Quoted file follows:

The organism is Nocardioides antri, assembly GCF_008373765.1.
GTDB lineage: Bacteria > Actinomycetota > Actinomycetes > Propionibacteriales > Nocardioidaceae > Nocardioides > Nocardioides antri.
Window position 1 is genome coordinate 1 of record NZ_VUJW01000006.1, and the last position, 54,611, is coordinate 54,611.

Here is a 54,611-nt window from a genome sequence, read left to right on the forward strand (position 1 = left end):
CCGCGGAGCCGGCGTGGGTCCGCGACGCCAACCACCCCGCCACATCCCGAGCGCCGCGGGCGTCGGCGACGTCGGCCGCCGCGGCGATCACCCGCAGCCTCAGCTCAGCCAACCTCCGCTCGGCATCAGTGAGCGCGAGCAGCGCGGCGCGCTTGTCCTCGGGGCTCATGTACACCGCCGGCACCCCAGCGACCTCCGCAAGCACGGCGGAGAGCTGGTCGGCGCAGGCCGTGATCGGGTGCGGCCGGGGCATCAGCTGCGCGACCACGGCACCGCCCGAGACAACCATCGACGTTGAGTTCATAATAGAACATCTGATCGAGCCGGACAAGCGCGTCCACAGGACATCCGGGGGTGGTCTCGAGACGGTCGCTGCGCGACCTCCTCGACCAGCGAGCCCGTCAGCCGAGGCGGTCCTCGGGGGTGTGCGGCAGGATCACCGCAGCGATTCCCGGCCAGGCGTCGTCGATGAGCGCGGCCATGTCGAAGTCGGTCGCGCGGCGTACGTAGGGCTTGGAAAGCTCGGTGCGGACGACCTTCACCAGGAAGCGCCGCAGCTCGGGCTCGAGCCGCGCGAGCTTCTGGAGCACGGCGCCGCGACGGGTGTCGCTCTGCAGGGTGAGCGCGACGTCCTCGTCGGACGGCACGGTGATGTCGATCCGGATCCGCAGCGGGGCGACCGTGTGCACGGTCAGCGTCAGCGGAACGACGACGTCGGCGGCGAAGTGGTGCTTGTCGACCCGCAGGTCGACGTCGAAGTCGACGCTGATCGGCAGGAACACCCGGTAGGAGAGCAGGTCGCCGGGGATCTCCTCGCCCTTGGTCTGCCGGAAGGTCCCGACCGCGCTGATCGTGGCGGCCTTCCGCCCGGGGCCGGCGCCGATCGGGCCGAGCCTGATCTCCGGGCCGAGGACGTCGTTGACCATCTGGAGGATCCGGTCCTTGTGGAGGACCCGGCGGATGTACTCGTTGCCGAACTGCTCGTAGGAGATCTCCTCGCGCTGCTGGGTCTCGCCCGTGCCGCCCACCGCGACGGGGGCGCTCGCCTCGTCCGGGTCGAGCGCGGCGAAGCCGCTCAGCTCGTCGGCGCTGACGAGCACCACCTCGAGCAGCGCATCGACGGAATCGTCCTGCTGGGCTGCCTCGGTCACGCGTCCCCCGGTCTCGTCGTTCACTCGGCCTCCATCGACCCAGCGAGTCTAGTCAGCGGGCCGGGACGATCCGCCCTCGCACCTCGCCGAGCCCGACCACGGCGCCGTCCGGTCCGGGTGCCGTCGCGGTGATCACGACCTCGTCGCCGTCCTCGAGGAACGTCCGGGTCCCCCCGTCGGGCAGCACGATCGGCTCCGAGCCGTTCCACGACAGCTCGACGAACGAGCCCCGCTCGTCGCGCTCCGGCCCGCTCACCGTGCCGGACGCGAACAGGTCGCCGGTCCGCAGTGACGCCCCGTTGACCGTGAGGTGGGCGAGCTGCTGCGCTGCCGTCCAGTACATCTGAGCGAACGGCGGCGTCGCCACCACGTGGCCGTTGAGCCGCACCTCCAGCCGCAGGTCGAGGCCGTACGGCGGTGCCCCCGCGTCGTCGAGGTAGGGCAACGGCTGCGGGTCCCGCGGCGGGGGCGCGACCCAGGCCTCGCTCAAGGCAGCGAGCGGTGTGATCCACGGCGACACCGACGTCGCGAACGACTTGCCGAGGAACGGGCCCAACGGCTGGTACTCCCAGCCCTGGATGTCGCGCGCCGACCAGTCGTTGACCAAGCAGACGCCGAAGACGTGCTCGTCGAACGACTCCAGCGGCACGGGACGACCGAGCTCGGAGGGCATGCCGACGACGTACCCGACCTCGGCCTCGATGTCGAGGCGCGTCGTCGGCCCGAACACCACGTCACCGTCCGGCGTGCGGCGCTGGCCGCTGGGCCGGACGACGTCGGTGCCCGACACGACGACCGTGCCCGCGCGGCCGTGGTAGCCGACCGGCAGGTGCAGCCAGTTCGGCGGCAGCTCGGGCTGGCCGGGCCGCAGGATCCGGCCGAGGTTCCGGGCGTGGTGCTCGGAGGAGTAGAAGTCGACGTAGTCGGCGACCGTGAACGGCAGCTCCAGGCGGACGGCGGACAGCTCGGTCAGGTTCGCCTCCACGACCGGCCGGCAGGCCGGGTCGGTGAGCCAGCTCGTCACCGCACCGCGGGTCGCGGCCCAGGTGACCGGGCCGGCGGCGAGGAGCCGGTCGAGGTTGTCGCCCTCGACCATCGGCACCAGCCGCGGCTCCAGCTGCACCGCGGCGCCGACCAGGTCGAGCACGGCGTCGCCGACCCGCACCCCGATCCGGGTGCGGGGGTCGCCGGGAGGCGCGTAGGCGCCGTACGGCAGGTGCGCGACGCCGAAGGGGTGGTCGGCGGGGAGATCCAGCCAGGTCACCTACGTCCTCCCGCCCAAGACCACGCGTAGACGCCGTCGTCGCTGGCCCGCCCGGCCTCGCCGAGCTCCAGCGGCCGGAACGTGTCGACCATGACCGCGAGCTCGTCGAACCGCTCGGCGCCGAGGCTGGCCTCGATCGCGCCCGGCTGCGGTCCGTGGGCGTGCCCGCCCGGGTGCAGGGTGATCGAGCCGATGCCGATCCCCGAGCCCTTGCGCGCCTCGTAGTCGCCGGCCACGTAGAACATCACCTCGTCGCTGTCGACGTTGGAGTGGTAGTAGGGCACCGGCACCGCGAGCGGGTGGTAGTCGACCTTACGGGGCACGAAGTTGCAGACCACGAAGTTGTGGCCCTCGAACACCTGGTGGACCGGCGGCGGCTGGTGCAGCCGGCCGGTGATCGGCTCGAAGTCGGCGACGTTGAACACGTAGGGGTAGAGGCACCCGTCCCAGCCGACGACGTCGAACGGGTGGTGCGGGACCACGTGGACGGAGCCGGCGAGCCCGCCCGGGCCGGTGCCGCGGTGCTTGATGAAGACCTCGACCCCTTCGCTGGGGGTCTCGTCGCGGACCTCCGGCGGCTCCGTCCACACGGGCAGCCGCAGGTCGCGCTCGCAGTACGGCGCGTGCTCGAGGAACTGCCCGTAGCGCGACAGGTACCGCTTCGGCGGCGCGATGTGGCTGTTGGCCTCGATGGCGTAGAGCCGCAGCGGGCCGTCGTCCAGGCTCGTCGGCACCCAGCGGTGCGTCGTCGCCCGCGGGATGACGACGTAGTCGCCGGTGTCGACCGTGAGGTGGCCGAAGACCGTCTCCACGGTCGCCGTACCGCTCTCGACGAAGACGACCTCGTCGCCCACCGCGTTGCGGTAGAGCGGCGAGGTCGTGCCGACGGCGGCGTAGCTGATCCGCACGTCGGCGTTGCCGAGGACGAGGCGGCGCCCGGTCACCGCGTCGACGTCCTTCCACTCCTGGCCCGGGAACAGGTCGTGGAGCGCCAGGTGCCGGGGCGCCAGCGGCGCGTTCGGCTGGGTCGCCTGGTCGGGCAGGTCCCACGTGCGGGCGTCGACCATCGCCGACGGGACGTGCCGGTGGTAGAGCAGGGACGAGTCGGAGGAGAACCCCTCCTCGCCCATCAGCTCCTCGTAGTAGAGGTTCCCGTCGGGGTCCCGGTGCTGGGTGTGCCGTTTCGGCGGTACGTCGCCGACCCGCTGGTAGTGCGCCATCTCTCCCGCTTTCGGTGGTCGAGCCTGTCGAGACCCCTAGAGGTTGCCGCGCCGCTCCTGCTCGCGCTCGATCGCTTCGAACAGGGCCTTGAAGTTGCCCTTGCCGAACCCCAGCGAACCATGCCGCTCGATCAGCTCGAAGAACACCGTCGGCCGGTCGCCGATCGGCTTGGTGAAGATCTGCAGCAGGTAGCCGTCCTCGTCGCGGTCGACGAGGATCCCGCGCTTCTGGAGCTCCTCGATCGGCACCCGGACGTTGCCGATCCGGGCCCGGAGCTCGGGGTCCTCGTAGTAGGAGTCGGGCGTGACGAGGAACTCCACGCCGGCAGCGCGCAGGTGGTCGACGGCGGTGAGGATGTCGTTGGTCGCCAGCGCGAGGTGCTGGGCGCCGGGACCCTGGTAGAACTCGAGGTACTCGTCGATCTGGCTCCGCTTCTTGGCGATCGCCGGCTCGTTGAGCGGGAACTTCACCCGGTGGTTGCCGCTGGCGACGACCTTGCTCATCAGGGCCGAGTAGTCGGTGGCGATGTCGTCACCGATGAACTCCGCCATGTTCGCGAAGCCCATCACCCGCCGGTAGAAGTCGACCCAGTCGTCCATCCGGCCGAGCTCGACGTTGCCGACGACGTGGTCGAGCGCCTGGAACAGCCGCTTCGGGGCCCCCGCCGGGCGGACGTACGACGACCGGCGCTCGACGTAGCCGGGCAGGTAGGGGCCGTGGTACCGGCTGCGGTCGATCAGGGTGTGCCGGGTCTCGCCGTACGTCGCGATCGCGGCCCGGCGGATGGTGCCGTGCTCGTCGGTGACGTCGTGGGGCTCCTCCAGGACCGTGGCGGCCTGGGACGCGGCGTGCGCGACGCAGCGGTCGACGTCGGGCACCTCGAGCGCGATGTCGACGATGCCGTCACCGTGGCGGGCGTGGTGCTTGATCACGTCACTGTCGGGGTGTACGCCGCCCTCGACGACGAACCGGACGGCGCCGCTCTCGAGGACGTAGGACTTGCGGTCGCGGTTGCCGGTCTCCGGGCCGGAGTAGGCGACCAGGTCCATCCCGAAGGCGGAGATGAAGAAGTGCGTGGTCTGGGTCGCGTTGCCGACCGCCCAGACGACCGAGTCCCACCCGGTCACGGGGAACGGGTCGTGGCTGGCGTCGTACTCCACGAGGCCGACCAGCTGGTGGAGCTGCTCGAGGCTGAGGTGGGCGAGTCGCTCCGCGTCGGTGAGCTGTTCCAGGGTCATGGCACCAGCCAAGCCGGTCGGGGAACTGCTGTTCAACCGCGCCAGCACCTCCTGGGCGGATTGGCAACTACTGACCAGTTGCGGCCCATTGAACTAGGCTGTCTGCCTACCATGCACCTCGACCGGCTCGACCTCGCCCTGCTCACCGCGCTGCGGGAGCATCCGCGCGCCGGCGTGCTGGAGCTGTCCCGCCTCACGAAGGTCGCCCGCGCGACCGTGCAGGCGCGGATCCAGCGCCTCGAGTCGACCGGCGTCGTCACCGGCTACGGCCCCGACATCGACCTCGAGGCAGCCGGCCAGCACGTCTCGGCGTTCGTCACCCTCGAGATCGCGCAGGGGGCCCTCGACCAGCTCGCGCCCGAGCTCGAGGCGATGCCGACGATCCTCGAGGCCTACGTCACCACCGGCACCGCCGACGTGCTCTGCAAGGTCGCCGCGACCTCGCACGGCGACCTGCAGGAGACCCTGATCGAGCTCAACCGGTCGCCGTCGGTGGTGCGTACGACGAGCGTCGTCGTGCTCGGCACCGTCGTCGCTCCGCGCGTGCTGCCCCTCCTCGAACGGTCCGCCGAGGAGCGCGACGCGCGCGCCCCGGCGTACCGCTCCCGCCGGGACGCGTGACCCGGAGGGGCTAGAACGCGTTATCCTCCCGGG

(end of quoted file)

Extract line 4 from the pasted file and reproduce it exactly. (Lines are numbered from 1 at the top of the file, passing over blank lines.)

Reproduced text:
Here is a 54,611-nt window from a genome sequence, read left to right on the forward strand (position 1 = left end):